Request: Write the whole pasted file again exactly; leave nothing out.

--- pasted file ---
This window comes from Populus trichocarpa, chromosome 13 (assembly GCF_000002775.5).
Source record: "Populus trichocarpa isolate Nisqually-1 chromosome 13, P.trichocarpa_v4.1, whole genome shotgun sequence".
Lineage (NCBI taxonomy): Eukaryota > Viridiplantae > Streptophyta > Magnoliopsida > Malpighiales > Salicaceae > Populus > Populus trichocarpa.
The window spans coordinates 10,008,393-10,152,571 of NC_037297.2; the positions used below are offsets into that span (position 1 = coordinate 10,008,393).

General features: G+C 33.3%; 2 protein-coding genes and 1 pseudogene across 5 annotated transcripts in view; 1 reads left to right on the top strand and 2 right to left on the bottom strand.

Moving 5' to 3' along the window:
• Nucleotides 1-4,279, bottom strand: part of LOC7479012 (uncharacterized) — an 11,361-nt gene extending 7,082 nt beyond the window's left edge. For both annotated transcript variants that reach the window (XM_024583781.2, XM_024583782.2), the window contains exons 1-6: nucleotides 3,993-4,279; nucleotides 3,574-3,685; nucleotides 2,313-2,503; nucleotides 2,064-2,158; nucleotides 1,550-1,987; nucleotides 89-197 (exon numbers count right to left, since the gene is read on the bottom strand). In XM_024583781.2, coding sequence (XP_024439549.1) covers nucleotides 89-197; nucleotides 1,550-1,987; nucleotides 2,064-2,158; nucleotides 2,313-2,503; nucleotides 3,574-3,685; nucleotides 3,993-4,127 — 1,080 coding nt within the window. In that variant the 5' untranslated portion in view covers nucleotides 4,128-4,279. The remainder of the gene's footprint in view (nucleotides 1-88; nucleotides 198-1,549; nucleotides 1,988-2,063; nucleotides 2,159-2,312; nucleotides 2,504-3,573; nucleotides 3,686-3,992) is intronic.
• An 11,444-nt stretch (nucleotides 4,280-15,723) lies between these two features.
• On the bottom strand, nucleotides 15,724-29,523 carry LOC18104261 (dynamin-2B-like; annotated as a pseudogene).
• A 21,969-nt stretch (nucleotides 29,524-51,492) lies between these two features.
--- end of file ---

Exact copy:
This window comes from Populus trichocarpa, chromosome 13 (assembly GCF_000002775.5).
Source record: "Populus trichocarpa isolate Nisqually-1 chromosome 13, P.trichocarpa_v4.1, whole genome shotgun sequence".
Lineage (NCBI taxonomy): Eukaryota > Viridiplantae > Streptophyta > Magnoliopsida > Malpighiales > Salicaceae > Populus > Populus trichocarpa.
The window spans coordinates 10,008,393-10,152,571 of NC_037297.2; the positions used below are offsets into that span (position 1 = coordinate 10,008,393).

General features: G+C 33.3%; 2 protein-coding genes and 1 pseudogene across 5 annotated transcripts in view; 1 reads left to right on the top strand and 2 right to left on the bottom strand.

Moving 5' to 3' along the window:
• Nucleotides 1-4,279, bottom strand: part of LOC7479012 (uncharacterized) — an 11,361-nt gene extending 7,082 nt beyond the window's left edge. For both annotated transcript variants that reach the window (XM_024583781.2, XM_024583782.2), the window contains exons 1-6: nucleotides 3,993-4,279; nucleotides 3,574-3,685; nucleotides 2,313-2,503; nucleotides 2,064-2,158; nucleotides 1,550-1,987; nucleotides 89-197 (exon numbers count right to left, since the gene is read on the bottom strand). In XM_024583781.2, coding sequence (XP_024439549.1) covers nucleotides 89-197; nucleotides 1,550-1,987; nucleotides 2,064-2,158; nucleotides 2,313-2,503; nucleotides 3,574-3,685; nucleotides 3,993-4,127 — 1,080 coding nt within the window. In that variant the 5' untranslated portion in view covers nucleotides 4,128-4,279. The remainder of the gene's footprint in view (nucleotides 1-88; nucleotides 198-1,549; nucleotides 1,988-2,063; nucleotides 2,159-2,312; nucleotides 2,504-3,573; nucleotides 3,686-3,992) is intronic.
• An 11,444-nt stretch (nucleotides 4,280-15,723) lies between these two features.
• On the bottom strand, nucleotides 15,724-29,523 carry LOC18104261 (dynamin-2B-like; annotated as a pseudogene).
• A 21,969-nt stretch (nucleotides 29,524-51,492) lies between these two features.